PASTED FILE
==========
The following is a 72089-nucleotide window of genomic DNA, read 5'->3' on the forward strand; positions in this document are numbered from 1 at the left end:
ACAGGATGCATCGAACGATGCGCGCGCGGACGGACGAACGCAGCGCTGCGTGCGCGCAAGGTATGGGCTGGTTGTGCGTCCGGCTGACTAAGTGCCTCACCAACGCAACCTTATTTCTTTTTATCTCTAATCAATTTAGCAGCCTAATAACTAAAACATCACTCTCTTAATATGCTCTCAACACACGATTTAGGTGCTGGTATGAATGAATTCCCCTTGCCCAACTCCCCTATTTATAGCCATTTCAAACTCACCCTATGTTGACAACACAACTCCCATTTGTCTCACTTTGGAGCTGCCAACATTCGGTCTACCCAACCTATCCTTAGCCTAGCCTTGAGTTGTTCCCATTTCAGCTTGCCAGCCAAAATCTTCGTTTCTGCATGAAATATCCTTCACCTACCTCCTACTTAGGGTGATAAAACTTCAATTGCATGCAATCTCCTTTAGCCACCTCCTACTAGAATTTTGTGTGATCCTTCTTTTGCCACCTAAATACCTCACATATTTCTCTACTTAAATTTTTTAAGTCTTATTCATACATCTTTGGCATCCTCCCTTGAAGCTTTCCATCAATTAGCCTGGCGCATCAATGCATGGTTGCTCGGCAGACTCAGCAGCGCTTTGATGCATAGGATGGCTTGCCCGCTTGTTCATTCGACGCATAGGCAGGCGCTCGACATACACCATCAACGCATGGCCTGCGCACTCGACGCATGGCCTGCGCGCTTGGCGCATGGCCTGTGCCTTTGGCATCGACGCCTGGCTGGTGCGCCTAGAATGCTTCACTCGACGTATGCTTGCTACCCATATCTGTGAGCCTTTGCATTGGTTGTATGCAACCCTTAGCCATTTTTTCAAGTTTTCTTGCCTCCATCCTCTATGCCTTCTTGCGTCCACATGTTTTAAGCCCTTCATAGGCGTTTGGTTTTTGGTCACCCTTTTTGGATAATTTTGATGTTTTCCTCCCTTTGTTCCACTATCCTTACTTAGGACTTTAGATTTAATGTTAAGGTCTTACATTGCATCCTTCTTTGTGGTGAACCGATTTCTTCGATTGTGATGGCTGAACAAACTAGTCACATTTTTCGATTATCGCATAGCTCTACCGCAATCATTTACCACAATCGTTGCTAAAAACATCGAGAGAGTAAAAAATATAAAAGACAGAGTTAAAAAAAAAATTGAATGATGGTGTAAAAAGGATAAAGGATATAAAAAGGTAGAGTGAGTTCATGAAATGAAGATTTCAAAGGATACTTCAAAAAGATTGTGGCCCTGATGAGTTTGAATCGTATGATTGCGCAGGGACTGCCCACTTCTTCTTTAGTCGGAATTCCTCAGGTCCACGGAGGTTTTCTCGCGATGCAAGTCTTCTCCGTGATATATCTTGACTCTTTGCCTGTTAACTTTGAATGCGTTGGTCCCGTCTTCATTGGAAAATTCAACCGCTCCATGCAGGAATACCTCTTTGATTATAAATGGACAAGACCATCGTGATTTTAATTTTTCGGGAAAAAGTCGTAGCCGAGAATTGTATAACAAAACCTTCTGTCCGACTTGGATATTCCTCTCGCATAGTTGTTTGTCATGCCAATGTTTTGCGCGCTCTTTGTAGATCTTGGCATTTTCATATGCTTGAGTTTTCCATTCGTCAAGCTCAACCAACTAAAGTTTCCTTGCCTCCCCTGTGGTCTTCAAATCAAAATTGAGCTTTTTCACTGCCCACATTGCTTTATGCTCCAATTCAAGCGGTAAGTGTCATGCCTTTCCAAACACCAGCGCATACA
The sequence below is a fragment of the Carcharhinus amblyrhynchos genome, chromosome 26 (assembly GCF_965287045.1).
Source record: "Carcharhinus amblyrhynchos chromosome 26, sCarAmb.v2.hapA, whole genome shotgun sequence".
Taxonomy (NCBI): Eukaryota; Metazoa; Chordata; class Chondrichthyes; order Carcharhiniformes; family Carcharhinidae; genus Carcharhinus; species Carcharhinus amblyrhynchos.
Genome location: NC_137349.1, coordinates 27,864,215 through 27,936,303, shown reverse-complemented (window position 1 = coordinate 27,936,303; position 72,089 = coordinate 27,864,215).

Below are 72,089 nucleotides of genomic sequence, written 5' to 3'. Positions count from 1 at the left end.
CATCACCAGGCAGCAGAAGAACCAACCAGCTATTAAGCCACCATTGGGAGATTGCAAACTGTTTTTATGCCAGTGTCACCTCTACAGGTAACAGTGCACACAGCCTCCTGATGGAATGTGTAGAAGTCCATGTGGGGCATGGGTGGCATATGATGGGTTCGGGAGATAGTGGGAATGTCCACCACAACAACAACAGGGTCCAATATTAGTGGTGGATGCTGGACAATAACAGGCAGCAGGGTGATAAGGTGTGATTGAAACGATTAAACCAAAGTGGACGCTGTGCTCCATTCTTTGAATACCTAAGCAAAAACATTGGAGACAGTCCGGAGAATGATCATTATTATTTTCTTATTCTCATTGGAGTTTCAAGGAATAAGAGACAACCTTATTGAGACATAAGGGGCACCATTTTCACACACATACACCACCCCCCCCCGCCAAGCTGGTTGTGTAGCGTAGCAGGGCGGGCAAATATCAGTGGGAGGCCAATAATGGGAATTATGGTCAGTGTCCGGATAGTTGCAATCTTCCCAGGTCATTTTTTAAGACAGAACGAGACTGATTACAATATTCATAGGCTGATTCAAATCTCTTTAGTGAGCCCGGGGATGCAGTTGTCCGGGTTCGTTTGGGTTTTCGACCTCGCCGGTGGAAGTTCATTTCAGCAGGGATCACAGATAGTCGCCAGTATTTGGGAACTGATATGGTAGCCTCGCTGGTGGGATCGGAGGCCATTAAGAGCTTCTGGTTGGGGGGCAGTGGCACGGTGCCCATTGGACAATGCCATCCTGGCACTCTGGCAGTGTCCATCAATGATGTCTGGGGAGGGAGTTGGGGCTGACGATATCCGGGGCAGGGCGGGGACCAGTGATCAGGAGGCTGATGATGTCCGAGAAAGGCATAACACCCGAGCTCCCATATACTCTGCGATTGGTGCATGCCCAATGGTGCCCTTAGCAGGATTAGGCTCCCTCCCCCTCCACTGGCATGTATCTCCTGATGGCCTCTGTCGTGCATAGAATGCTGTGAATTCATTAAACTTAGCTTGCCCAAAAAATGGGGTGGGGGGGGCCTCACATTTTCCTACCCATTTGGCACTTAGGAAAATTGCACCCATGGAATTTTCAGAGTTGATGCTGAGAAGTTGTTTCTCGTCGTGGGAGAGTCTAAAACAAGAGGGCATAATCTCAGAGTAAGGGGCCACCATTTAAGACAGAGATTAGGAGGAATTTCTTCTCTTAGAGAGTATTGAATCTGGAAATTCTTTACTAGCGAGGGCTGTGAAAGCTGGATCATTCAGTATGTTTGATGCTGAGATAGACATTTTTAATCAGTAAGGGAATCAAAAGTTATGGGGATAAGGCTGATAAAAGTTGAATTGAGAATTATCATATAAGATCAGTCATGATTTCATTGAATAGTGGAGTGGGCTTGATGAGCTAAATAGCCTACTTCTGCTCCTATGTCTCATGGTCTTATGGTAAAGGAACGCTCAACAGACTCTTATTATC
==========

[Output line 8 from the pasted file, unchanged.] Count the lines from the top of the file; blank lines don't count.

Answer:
CATCACCAGGCAGCAGAAGAACCAACCAGCTATTAAGCCACCATTGGGAGATTGCAAACTGTTTTTATGCCAGTGTCACCTCTACAGGTAACAGTGCACACAGCCTCCTGATGGAATGTGTAGAAGTCCATGTGGGGCATGGGTGGCATATGATGGGTTCGGGAGATAGTGGGAATGTCCACCACAACAACAACAGGGTCCAATATTAGTGGTGGATGCTGGACAATAACAGGCAGCAGGGTGATAAGGTGTGATTGAAACGATTAAACCAAAGTGGACGCTGTGCTCCATTCTTTGAATACCTAAGCAAAAACATTGGAGACAGTCCGGAGAATGATCATTATTATTTTCTTATTCTCATTGGAGTTTCAAGGAATAAGAGACAACCTTATTGAGACATAAGGGGCACCATTTTCACACACATACACCACCCCCCCCCGCCAAGCTGGTTGTGTAGCGTAGCAGGGCGGGCAAATATCAGTGGGAGGCCAATAATGGGAATTATGGTCAGTGTCCGGATAGTTGCAATCTTCCCAGGTCATTTTTTAAGACAGAACGAGACTGATTACAATATTCATAGGCTGATTCAAATCTCTTTAGTGAGCCCGGGGATGCAGTTGTCCGGGTTCGTTTGGGTTTTCGACCTCGCCGGTGGAAGTTCATTTCAGCAGGGATCACAGATAGTCGCCAGTATTTGGGAACTGATATGGTAGCCTCGCTGGTGGGATCGGAGGCCATTAAGAGCTTCTGGTTGGGGGGCAGTGGCACGGTGCCCATTGGACAATGCCATCCTGGCACTCTGGCAGTGTCCATCAATGATGTCTGGGGAGGGAGTTGGGGCTGACGATATCCGGGGCAGGGCGGGGACCAGTGATCAGGAGGCTGATGATGTCCGAGAAAGGCATAACACCCGAGCTCCCATATACTCTGCGATTGGTGCATGCCCAATGGTGCCCTTAGCAGGATTAGGCTCCCTCCCCCTCCACTGGCATGTATCTCCTGATGGCCTCTGTCGTGCATAGAATGCTGTGAATTCATTAAACTTAGCTTGCCCAAAAAATGGGGTGGGGGGGGCCTCACATTTTCCTACCCATTTGGCACTTAGGAAAATTGCACCCATGGAATTTTCAGAGTTGATGCTGAGAAGTTGTTTCTCGTCGTGGGAGAGTCTAAAACAAGAGGGCATAATCTCAGAGTAAGGGGCCACCATTTAAGACAGAGATTAGGAGGAATTTCTTCTCTTAGAGAGTATTGAATCTGGAAATTCTTTACTAGCGAGGGCTGTGAAAGCTGGATCATTCAGTATGTTTGATGCTGAGATAGACATTTTTAATCAGTAAGGGAATCAAAAGTTATGGGGATAAGGCTGATAAAAGTTGAATTGAGAATTATCATATAAGATCAGTCATGATTTCATTGAATAGTGGAGTGGGCTTGATGAGCTAAATAGCCTACTTCTGCTCCTATGTCTCATGGTCTTATGGTAAAGGAACGCTCAACAGACTCTTATTATC